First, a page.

As I participated in a local observance of the National Day of Prayer on Thursday morning, I noticed on the program that this year’s theme was “Prayer: America’s Hope.”
Great. That word. That word that every marketer and politician has adopted for their own slogan.
Is it just me? Since the 2008 presidential campaign, every time I see the word “hope” slapped on a litany of products, it makes me sad. Candidate Obama’s challenge that we cling to “Hope and Change” over “Guns and Religion” has, in a sense, bastardized the words for me.
Over the past year, I’ve watched Candidate-to-President Obama and his public exercise of religion. As he ran the gauntlet to show us that he was worthy of being our President, the issue of his personal religion has always bothered me.
From the YouTube videos of Rev. Wright to Father Pflager, I was alarmed. To me, the choice of a church says something important. Not in the sense of where you go on Sunday mornings and who you are seen with at lunch after the service, but the heart of the issues on which your own personal foundations are built.
Church to me is a place where I go to be with people who share my beliefs, where we can strengthen each other in our daily walk and in our faith.
Having the right person fill the pulpit on a weekly basis is important because that person will take our shared doctrines and flesh them out during his weekly sermon. The foundation he brings to it matters.
If my pastor or any visiting teacher got in the pulpit and said, “God damn America,” I wouldn’t hesitate to get up and walk out of the building. Someone who gets to the point of saying “God damn America” from a pulpit didn’t just arrive at that point one Sunday, out of the blue. Those words don’t just happen to come out of your mouth. It can only be the result of a deeply held, carefully planned statement.
When I see the press anoint Barack Obama as the “Messiah,” my heart breaks. That word means something to me. It is a word that connotes meaning – pointing to accomplished work and promised glory. Those words, attributed to a mere political figure, insult me to the core.
But, more importantly, they insult the true Messiah. Mr. President, God will not be mocked.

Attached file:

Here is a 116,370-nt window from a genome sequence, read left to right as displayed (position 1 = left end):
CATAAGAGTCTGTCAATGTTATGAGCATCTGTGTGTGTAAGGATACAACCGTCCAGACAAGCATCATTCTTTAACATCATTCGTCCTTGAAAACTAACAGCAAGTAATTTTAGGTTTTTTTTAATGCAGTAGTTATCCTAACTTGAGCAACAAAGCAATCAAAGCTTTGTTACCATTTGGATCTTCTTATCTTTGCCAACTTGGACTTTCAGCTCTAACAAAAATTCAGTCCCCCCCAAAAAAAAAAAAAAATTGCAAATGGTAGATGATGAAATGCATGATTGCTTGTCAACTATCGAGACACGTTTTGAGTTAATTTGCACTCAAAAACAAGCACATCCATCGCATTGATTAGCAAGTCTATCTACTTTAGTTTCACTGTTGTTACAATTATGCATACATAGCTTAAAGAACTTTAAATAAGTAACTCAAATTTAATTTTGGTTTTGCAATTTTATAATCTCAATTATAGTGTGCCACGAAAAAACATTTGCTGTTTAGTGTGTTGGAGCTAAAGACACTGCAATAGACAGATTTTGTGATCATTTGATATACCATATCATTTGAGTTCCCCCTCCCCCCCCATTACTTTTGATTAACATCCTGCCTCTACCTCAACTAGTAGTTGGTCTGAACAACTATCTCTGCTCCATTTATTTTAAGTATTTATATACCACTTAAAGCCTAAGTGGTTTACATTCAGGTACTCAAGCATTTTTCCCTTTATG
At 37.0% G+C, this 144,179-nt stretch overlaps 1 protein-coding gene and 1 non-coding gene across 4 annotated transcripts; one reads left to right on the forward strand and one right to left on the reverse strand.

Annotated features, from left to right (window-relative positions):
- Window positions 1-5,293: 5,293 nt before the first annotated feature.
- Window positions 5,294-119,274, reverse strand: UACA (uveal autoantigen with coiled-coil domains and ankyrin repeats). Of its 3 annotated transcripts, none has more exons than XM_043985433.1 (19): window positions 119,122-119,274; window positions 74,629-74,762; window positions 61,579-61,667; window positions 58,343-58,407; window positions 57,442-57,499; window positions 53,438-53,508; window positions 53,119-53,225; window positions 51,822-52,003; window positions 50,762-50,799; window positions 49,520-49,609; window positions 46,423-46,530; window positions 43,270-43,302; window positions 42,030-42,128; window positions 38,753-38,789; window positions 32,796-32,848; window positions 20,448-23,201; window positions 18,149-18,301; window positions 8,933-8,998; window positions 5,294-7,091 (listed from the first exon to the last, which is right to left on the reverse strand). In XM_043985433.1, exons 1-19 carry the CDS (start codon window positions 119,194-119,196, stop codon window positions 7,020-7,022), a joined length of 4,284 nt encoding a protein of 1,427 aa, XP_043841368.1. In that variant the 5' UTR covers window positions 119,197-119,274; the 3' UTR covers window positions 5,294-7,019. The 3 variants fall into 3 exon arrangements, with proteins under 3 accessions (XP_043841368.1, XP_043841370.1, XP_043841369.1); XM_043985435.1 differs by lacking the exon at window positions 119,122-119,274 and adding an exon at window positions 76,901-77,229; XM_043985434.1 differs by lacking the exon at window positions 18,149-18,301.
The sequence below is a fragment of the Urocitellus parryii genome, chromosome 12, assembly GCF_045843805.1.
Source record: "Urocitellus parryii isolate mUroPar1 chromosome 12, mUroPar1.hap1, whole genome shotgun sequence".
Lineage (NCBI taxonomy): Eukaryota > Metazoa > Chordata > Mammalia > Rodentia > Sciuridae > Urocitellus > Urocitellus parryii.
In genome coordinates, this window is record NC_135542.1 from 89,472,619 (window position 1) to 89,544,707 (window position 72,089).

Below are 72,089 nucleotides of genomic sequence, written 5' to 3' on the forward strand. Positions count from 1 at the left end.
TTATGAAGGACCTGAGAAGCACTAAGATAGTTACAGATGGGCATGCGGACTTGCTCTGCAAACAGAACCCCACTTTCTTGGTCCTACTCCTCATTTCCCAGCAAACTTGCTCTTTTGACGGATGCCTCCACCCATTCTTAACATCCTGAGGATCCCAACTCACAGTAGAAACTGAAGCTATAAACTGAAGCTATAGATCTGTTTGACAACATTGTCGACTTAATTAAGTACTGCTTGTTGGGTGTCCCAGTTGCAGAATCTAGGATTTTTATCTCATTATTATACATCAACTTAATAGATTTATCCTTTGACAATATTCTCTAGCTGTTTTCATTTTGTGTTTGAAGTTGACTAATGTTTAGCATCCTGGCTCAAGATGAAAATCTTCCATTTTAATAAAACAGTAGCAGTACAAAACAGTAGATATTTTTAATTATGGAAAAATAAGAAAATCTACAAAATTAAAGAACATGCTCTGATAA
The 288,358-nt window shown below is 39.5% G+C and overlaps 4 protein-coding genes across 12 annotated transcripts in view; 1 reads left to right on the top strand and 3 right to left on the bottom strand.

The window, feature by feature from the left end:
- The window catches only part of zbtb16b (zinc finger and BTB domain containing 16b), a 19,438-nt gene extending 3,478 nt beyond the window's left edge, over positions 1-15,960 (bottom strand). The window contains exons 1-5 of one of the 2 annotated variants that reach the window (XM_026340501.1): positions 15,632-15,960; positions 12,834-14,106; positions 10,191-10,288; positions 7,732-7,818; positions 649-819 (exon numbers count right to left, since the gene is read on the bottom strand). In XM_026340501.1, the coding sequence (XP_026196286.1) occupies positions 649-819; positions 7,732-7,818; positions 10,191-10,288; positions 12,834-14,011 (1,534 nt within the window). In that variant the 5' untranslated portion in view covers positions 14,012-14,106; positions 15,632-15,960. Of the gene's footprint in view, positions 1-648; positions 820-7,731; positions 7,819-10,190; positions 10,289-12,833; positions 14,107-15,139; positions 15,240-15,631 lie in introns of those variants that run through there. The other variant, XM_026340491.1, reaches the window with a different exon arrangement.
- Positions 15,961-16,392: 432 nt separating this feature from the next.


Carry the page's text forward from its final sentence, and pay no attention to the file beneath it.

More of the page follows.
I cannot stop thinking about President Obama’s statement that America is not a Christian nation. I am sure that made all of his statist friends happy, but the truth of the matter is that nothing he can say or do in his role as President will remove the faith that we hold in our hearts. In fact, much of what he is doing is strengthening it.
As I sat and prayed that morning with my fellow citizens, all of these thoughts were going through my head – at lightning speed.
During these crazy 100+ days, I have often felt overwhelmed and, at times, a bit depressed. Depressed in the sense that I am mourning the absolute destruction of America as we have come to know her. Depressed because I see that few of my fellow citizens actually understand what is happening. And depressed because even fewer are willing to stand up athwart history and yell, “Stop!”
Suddenly, there was stillness.
And then I felt that familiar voice say, “Be still and know that I am God.”
As I sat there and looked at the printed words once again, “Prayer: America’s Hope,” I felt a renewed trust in that word.
Obama is not the Messiah and he has no claim to the word “hope.”
It must be taken back from him. We must not allow him to steal the joy that we have in the hope only given by our Creator God.
My faith is a personal one. My relationship with Jesus Christ is the most important in my life. During the toughest of days, I know that He is walking beside me or carrying me. I know that through it all – He is working it out. His plans are in progress; He knows where we are going. So why should I fret?
My hope is in Him.